The Supreme Court had made a clear distinction between Active and Passive Euthanasia in Aruna Shanbaug case. In Active euthanasia, death is brought about an act, e.g. Injecting a toxic agent into the patient like sodium pentothal which in a few seconds allows the person to go into deep sleep and the person dies painlessly in sleep, so it amounts to killing a person by a good act in order to end a person's suffering in a terminal disease state. It is considered a crime all over the world except where permitted by legislation. In India too, active euthanasia is illegal and a crime under Section 302 or 304 of the Indian Penal Code. Physician assisted suicide is a crime under Section 306 of Indian Penal Code, i.e. abetment to suicide.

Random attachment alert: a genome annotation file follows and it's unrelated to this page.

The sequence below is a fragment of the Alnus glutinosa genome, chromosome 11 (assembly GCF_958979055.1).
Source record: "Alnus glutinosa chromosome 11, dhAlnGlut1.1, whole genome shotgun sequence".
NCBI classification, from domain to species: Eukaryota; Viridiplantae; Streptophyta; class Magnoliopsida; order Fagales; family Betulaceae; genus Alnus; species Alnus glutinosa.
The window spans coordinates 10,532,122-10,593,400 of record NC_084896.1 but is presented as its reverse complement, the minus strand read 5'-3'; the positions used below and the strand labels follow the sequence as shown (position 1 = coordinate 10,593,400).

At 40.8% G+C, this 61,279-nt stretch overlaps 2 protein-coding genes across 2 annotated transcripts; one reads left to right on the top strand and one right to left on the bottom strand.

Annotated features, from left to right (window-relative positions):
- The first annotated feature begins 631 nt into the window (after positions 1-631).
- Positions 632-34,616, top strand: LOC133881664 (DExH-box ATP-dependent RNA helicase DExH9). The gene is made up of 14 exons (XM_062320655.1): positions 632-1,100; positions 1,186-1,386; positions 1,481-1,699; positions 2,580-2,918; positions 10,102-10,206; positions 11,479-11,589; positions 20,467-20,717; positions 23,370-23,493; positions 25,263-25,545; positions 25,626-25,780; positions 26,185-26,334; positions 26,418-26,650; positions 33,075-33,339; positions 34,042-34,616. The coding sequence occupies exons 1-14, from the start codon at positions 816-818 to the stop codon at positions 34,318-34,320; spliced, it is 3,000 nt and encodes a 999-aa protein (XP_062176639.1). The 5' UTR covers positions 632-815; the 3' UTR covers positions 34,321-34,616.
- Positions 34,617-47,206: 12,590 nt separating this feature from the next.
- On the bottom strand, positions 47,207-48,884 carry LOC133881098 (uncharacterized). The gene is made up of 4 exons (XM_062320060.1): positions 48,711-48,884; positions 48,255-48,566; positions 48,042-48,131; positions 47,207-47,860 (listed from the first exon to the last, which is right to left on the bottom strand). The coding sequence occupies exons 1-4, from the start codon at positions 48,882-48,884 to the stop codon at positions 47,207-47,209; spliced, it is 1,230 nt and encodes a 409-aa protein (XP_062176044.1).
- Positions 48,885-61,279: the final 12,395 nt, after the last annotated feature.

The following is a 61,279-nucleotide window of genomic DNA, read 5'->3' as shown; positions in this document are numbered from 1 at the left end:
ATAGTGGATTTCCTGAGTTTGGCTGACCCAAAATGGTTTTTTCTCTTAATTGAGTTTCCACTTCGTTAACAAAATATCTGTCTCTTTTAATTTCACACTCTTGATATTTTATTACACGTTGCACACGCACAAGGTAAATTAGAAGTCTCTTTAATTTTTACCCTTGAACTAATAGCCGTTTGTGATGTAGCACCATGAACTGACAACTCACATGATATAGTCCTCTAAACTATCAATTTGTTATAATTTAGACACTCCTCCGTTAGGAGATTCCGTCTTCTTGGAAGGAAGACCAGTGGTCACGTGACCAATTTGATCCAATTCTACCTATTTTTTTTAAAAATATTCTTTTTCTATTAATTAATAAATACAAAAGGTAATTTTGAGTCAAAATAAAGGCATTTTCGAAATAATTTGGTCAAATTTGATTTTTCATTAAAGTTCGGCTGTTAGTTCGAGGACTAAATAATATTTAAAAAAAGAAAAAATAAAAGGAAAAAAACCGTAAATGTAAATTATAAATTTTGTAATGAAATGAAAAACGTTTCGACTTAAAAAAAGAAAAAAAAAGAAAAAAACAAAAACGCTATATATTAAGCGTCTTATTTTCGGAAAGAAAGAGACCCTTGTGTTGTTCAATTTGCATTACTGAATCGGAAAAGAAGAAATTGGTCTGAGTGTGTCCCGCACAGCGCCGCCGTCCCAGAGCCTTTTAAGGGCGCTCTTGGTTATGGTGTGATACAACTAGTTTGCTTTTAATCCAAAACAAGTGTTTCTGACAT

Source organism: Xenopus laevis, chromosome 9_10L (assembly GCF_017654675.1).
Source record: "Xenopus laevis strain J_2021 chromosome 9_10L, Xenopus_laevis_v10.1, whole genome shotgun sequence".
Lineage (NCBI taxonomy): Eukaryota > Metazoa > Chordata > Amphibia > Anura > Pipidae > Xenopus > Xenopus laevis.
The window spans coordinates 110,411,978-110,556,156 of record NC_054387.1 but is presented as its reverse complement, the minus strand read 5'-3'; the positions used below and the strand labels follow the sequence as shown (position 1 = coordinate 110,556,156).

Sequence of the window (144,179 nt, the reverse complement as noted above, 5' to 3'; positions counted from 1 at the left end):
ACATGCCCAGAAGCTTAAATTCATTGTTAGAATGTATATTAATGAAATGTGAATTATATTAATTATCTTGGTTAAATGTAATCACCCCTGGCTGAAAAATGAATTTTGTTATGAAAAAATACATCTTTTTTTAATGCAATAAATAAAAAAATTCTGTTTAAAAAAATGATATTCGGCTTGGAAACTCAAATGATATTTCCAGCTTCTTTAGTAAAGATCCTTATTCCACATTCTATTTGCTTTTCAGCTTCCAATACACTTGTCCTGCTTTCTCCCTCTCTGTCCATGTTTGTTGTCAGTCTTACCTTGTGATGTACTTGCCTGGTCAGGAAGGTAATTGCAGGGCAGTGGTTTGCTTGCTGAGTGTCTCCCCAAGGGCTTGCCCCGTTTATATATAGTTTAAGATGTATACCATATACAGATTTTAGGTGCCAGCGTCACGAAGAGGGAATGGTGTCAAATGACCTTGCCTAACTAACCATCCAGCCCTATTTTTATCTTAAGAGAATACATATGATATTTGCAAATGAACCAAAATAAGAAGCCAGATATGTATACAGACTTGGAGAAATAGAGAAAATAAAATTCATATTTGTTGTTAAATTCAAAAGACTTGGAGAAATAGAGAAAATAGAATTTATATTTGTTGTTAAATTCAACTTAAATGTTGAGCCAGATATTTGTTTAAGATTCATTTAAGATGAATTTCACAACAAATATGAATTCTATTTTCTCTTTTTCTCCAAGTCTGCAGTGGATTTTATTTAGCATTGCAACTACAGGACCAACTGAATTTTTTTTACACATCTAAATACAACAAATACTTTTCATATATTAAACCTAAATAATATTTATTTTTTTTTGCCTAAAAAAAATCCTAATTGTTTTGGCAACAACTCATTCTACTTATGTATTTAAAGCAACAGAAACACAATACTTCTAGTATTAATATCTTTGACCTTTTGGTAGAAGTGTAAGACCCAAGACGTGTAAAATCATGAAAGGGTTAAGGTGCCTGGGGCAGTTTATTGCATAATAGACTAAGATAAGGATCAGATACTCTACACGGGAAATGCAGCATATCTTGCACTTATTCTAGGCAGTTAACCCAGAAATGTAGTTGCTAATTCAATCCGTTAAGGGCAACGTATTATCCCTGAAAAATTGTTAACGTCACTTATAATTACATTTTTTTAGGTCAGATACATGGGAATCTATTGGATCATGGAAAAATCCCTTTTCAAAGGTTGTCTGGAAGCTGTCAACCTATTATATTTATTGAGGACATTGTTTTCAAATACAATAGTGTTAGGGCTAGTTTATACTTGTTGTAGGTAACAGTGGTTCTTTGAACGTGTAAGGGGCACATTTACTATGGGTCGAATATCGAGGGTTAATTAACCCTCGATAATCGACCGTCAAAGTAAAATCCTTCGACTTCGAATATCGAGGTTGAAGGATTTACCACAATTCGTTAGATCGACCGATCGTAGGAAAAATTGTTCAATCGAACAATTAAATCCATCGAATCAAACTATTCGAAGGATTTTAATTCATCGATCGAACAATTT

Passive euthanasia involves withholding of medical treatment or withholding life support system for continuance of life e.g., withholding of antibiotic where without doing it, the patient is likely to die or removing the heart-lung machine from a comatose patient. Also without regulation, passive euthanasia is legal if certain requirements and protections are upheld. As noted by the Supreme Court, the key point of difference between active and passive euthanasia is that something is done to end the life of the patient in active euthanasia, while something is not done in passive euthanasia that would have maintained the life of the patient.